Industrial production rose 5.2% in January


India’s industrial output grew 5.2% in January, accelerating from the 4.7% increase in December on the back of a double-digit surge in electricity generation for the third successive month. However, manufacturing output growth remained tepid at 3.7%. 

Consumer durables output contracted for the second straight month, shrinking 7.5% in January, a tad narrower than December’s 11% decline. The contraction in output came on top of a 4.4% fall in January 2022. 

Consumer non-durables production, which had slumped 13% in October 2022, grew 6.2% in January, marking the slowest growth rate in three months. Output shrank 5.7% sequentially from December 2022 levels, signalling weakening consumption trends.   

On an end-use basis, intermediate goods output was virtually flat year-on-year, but capital goods production jumped 11% while primary goods grew 9.6%. While both segments’ uptick was buoyed by low sub-2% growth rates a year earlier, infrastructure and construction goods’ output grew 8.1% this January compared with an almost 6% rise in the same month in 2022.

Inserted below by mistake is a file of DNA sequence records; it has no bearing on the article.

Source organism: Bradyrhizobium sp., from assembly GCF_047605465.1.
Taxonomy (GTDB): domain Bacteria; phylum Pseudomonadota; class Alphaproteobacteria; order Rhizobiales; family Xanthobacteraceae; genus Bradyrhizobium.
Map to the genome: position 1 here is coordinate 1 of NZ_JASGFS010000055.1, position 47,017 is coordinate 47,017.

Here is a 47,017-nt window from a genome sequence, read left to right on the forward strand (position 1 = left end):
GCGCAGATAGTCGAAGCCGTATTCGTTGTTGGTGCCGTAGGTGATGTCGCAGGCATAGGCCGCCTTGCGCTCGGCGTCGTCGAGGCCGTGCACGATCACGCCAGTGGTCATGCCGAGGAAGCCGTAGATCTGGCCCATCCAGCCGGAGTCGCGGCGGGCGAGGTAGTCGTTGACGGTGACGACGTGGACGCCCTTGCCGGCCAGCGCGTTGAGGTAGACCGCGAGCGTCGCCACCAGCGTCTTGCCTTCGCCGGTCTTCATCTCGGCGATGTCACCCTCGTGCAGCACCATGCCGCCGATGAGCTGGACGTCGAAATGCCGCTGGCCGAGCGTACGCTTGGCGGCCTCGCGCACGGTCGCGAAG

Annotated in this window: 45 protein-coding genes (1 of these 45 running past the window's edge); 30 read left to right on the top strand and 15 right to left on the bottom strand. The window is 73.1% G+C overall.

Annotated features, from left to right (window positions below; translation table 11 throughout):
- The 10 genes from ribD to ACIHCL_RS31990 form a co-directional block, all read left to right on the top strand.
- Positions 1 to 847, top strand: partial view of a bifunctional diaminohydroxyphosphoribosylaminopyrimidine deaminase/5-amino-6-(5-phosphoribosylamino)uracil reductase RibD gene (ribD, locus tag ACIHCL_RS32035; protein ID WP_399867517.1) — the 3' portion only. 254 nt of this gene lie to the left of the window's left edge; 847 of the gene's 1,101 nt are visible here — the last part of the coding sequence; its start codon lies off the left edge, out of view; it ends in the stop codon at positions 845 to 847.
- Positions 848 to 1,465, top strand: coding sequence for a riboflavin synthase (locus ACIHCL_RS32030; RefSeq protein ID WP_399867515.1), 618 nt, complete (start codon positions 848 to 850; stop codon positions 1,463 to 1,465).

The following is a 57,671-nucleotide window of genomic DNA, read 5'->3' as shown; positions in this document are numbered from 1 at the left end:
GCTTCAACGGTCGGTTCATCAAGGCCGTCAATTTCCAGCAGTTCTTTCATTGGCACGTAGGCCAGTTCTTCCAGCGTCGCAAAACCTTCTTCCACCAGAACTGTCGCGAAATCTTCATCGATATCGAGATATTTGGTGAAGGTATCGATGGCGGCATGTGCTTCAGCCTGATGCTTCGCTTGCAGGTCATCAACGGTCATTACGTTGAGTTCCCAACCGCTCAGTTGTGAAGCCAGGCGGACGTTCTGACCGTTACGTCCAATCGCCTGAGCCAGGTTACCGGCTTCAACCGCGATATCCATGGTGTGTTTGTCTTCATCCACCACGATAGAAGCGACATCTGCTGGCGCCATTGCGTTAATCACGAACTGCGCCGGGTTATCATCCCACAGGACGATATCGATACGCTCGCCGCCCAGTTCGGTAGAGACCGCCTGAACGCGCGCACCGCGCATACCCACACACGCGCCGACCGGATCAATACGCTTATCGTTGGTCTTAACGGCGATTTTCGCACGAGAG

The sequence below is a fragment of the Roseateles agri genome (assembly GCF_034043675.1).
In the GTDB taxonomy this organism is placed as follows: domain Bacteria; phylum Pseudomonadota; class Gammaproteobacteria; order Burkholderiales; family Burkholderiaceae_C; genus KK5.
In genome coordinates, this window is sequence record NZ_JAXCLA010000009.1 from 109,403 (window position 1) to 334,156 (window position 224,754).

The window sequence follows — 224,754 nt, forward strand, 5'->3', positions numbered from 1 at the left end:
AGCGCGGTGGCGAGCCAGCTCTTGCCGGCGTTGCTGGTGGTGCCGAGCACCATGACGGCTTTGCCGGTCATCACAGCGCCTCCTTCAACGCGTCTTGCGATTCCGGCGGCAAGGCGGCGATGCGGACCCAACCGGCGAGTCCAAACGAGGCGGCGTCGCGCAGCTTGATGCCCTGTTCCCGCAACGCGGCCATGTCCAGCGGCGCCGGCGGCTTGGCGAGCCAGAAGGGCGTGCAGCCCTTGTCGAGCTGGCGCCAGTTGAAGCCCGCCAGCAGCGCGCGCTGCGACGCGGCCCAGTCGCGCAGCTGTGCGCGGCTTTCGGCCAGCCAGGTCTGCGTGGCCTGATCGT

Manufacturing growth at 3.7% struggled for traction despite a low-base of just 1.9% growth in January 2022, with textiles and electronics pulling the month’s output measure down, said Bank of Baroda chief economist Madan Sabnavis. The textiles sector, he reckoned, had been hit by rising costs and declining exports. 

“The computers and electronics group which was to benefit the most from the Production Linked Incentive scheme, dropped 29.6%. Given a 3% contraction between April 2022 and January 2023, it looks like those gains have not yet accrued,” he said.  

High inflation, rising interest rates, weak external demand and waning pent-up demand in the domestic market pose downside risks for the momentum in industrial activity going forward, noted CARE Ratings chief economist Rajani Sinha. 

ICRA chief economist Aditi Nayar expects growth in the Index of Industrial Production (IIP) to slow in February to anywhere between 3% and 5%, based on the weaker performance of indicators such as rail freight and ports cargo traffic, electricity generation, auto output and coal production.  


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